The European influences on the emerging Transcendentalist movement are far too numerous to cover in this lecture.  I shall mention a few of the most important.  Transcendentalism embraced some of the ideas of the German philosopher, Immanuel Kant (1774-1804), particularly the concept of a priori knowledge.  Frederic Henry Hedge (1805-1890), an influential Unitarian minister, introduced Emerson and other disaffected Unitarian clergy to Kantian idealism, with its concept of intuitive trust in the inner self’s knowledge.  These young intellectuals began to embrace the assertion that man’s knowledge of the world without, or external world, depended on the nature of human intuitions.

Thomas Carlyle was an important influence on the young Emerson and Thoreau.  His Sartor Resartus of 1833-1834 was a spur to Emerson.  Action, Carlyle asserted, was essential to human education, along with nature and the mind of the past.  He maintained that it was not god, but the absolute freedom of the human will that caused the individual to reject evil. 

Along with the English Romantic poets and rebels, Wordsworth and Coleridge, Carlyle advocated what was called “a natural supernaturalism,” the view that nature and humans had both the power and authority that before was believed to belong to a singular deity.

If you recall, in earlier lectures, I have mentioned the influential German theologian, F.D.E. Schleiermacher, and his thinking that religion was an inner, subjective experience.  His 1825 Critical Essay upon the Gospel of Saint Luke was an additional influence on the emerging transcendentalists.  His book’s theme was that the Bible was a product of human history and culture.  German critical work on the Christian Bible was beginning to cast doubt that it was the inerrant word of god.

The German poet, Herder’s, Spirit of Hebrew Poetry in 1782, was a great aid in helping define Emerson’s aspirations.  Herder demonstrated, by blurring the lines between religious texts and poetry written by humans, how little authority the Bible had.  But he also introduced the positive idea that humans could produce written texts with the same authority as Scriptures.  Emerson resonated to the concept of the individual’s revelation, or intuition. This idea contained a resolution and motivation for the young transcendentalist’s struggle to find another path beyond empiricism and Hume’s skepticism.

Transcendentalism was not a religion as we understand the conventional sense of the word.  The three basic concepts of most Western religions are: a belief in god; a belief in an afterlife, which is dualism (man possesses a body and a soul); and often a belief in justice in the afterlife- the bad are punished and the good are rewarded. 

Transcendentalism was emphatically monist, with its emphasis on this life. While it did not reject the concept of an afterlife, life after death was viewed as a merging of the individual soul with the Universal Soul of the world, or cosmos. This view was particularly embraced by Emerson and Thoreau. Influenced by Eastern religions, a basic assumption of many transcendentalists was that the intuitive faculty of man could achieve a conscious union with the world psyche, even prior to death.  The world psyche was frequently referred to as the Over-soul, life force, prime mover, and god, or Brahma.  Thoreau, in particular, was highly influenced by his reading of Eastern texts, such as the Bhagavad-Gita.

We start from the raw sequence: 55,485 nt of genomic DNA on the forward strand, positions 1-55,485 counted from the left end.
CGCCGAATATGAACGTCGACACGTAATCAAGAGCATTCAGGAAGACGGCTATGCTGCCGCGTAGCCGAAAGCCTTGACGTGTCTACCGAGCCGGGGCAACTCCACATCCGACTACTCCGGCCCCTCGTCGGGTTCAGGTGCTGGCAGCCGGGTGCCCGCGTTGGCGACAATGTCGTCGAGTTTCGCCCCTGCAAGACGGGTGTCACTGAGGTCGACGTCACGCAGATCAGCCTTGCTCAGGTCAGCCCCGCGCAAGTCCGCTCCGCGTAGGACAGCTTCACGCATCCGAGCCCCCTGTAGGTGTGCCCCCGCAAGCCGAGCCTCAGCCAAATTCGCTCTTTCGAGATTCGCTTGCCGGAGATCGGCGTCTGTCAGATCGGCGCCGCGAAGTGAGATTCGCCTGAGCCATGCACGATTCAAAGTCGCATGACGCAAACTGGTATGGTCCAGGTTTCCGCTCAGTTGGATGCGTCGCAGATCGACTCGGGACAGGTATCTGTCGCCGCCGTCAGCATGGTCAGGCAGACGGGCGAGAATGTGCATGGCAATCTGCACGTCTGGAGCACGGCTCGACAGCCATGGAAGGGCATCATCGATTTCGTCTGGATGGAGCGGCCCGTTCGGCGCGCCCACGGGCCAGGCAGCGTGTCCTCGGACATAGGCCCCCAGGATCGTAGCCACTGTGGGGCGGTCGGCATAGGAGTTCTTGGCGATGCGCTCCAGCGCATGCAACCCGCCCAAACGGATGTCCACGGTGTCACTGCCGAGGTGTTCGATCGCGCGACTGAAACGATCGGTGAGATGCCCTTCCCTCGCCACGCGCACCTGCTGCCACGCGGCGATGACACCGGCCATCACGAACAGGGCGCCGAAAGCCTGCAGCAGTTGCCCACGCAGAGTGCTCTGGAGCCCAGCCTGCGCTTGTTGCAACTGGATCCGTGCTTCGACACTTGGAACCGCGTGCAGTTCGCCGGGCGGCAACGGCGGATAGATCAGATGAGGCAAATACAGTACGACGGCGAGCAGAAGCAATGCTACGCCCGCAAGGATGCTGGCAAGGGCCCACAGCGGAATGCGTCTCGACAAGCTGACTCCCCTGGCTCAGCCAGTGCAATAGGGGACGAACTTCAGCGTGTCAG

I would like my listeners to picture the heady days of the 1960’s in America, which if you are close to my age, you either witnessed or took part in.  If you are younger, you will have seen documentaries and read books about that era.  It was a time of anti-war fervor, experiments in communal living, disgust with traditional religion and politics, a surge of support for civil rights, along with antipathy for competition, capitalism and the growing conformism of society.  Try to keep this picture in mind as my talk progresses.  It was an intensely fluid era, similar to the times of the transcendentalists.  In fact, transcendentalist works were very influential in the sixties, particularly the work of Thoreau. It was de rigueur to be familiar with his essay on civil disobedience.  There are many comparisons to be made between the two eras.

Before I discuss the basic premises of the Transcendentalist movement, I would like to list some of the reasons for the rise of American Transcendentalism.  Paul Boller believes that several independent occurrences, thoughts and tendencies converged in the New England of the 1830’s. 

We have already mentioned the steady decline of Calvinism.  There was also a steady rise in secularism due to the impact of science and technology.  A Unitarian intelligentsia emerged, with the means, leisure and training to pursue literature, philosophy and scholarship.  We have already mentioned how the young intellectuals of the era found Christianity irrelevant. Burgeoning industrialization and the intrusion of the machine into the New England “garden” had become disturbing to the new generation of thinkers.  Another factor that came into play was the greater frequency of Americans travelling abroad.  Some American intellectuals were very influenced by the new European ideas.

Several important thinkers converged on the New England scene- Emerson, Thoreau and Margaret Fuller.  These three had the energy, intelligence and the will to try to alter the problems in American culture.  Finally, Boller maintains, people like the transcendentalists were taken over by the simple demands of logic.  How could intellectuals who took ideas seriously accept modern science and retain outmoded religious views?